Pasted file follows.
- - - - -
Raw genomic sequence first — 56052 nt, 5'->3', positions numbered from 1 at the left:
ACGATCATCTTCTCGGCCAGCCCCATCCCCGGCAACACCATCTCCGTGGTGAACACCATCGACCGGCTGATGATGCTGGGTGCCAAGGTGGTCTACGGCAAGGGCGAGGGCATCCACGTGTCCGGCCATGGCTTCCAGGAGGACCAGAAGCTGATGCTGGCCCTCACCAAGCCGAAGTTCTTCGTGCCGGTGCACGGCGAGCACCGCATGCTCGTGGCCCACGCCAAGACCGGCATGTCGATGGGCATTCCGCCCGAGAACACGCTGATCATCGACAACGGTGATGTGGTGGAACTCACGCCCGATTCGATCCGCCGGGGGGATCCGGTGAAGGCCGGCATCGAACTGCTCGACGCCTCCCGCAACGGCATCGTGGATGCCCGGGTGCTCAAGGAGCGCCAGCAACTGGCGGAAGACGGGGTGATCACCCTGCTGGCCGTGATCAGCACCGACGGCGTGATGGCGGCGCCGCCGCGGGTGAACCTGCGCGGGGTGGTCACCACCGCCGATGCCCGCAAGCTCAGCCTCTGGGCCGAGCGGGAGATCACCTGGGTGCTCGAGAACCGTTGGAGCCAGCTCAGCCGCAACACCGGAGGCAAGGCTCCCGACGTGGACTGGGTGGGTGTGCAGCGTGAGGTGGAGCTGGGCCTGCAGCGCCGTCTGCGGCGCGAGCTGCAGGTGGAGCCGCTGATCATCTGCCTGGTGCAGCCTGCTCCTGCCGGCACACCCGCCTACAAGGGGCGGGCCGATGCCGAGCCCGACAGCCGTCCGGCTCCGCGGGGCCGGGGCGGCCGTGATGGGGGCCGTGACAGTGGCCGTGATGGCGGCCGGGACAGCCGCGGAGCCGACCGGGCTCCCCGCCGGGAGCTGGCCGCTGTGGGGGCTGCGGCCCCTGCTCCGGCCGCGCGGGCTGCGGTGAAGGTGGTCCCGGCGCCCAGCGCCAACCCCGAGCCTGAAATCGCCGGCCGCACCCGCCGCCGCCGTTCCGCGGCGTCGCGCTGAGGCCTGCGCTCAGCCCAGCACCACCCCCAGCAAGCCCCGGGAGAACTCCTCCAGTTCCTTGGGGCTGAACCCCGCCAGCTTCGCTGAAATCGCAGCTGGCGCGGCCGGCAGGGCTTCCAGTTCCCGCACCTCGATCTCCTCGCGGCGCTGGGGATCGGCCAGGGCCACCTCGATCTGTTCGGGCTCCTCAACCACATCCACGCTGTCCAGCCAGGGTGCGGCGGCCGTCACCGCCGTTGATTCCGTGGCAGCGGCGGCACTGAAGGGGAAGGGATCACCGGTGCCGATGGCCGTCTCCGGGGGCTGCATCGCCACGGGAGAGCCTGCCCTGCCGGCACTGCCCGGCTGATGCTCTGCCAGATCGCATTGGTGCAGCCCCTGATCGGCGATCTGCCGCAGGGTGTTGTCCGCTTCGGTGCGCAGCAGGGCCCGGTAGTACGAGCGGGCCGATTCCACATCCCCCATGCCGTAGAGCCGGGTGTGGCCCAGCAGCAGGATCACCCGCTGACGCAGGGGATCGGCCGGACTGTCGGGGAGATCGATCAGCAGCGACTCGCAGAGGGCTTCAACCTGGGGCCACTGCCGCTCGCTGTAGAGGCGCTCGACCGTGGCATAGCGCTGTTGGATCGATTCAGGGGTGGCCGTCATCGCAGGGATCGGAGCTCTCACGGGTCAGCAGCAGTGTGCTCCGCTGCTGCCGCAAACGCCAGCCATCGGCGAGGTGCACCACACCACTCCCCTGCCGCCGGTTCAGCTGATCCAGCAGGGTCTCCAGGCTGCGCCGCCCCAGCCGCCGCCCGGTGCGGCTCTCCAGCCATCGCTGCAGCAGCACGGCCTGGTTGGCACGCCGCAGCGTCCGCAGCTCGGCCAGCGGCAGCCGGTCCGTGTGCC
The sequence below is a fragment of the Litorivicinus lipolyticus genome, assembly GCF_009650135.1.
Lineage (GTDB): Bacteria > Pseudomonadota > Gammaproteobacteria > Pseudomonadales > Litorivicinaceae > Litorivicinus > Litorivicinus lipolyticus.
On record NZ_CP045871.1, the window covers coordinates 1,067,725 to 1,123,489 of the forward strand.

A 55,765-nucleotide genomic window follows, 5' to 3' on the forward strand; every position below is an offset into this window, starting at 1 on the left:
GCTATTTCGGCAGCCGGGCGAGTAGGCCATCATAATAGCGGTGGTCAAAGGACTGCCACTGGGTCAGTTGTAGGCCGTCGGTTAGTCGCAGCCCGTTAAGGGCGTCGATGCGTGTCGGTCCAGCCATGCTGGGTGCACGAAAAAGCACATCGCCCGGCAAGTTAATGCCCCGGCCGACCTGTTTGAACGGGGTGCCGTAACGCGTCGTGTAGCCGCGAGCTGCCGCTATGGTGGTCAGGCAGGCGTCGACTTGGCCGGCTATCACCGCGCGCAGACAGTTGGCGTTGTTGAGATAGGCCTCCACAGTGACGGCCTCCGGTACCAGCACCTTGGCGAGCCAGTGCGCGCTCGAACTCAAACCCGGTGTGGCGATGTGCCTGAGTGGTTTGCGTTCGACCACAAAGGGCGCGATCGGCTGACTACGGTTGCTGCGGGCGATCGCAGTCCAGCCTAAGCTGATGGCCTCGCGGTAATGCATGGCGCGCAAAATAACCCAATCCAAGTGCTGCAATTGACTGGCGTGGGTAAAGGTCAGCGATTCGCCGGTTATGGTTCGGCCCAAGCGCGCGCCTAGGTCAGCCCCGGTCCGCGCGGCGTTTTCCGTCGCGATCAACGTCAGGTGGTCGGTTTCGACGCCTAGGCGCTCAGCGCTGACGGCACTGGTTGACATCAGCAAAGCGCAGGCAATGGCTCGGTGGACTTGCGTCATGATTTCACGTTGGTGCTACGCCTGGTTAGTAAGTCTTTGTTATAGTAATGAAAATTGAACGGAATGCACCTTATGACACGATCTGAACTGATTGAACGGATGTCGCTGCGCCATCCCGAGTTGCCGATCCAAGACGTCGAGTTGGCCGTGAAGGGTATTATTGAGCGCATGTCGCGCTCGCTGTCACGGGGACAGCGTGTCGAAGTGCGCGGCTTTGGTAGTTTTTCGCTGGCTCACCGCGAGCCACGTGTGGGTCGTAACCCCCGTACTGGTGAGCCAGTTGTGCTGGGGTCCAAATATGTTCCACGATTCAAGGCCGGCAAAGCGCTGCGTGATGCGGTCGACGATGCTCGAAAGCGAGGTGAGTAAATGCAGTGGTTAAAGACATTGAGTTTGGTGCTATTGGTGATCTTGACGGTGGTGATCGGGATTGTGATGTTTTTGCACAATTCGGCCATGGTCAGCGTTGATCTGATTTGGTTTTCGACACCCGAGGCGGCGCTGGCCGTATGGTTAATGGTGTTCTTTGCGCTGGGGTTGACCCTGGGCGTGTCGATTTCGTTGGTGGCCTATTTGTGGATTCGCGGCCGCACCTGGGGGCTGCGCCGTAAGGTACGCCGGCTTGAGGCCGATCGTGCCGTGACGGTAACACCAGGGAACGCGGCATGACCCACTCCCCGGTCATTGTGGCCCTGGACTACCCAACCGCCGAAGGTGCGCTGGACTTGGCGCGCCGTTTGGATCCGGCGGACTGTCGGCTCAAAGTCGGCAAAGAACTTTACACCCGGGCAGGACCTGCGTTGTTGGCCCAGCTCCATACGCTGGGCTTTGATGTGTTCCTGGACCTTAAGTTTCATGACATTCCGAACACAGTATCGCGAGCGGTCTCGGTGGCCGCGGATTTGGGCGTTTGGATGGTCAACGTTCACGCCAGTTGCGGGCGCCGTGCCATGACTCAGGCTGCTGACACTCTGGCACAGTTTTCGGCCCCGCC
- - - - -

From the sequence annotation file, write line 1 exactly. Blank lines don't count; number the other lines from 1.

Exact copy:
Raw genomic sequence first — 56052 nt, 5'->3', positions numbered from 1 at the left: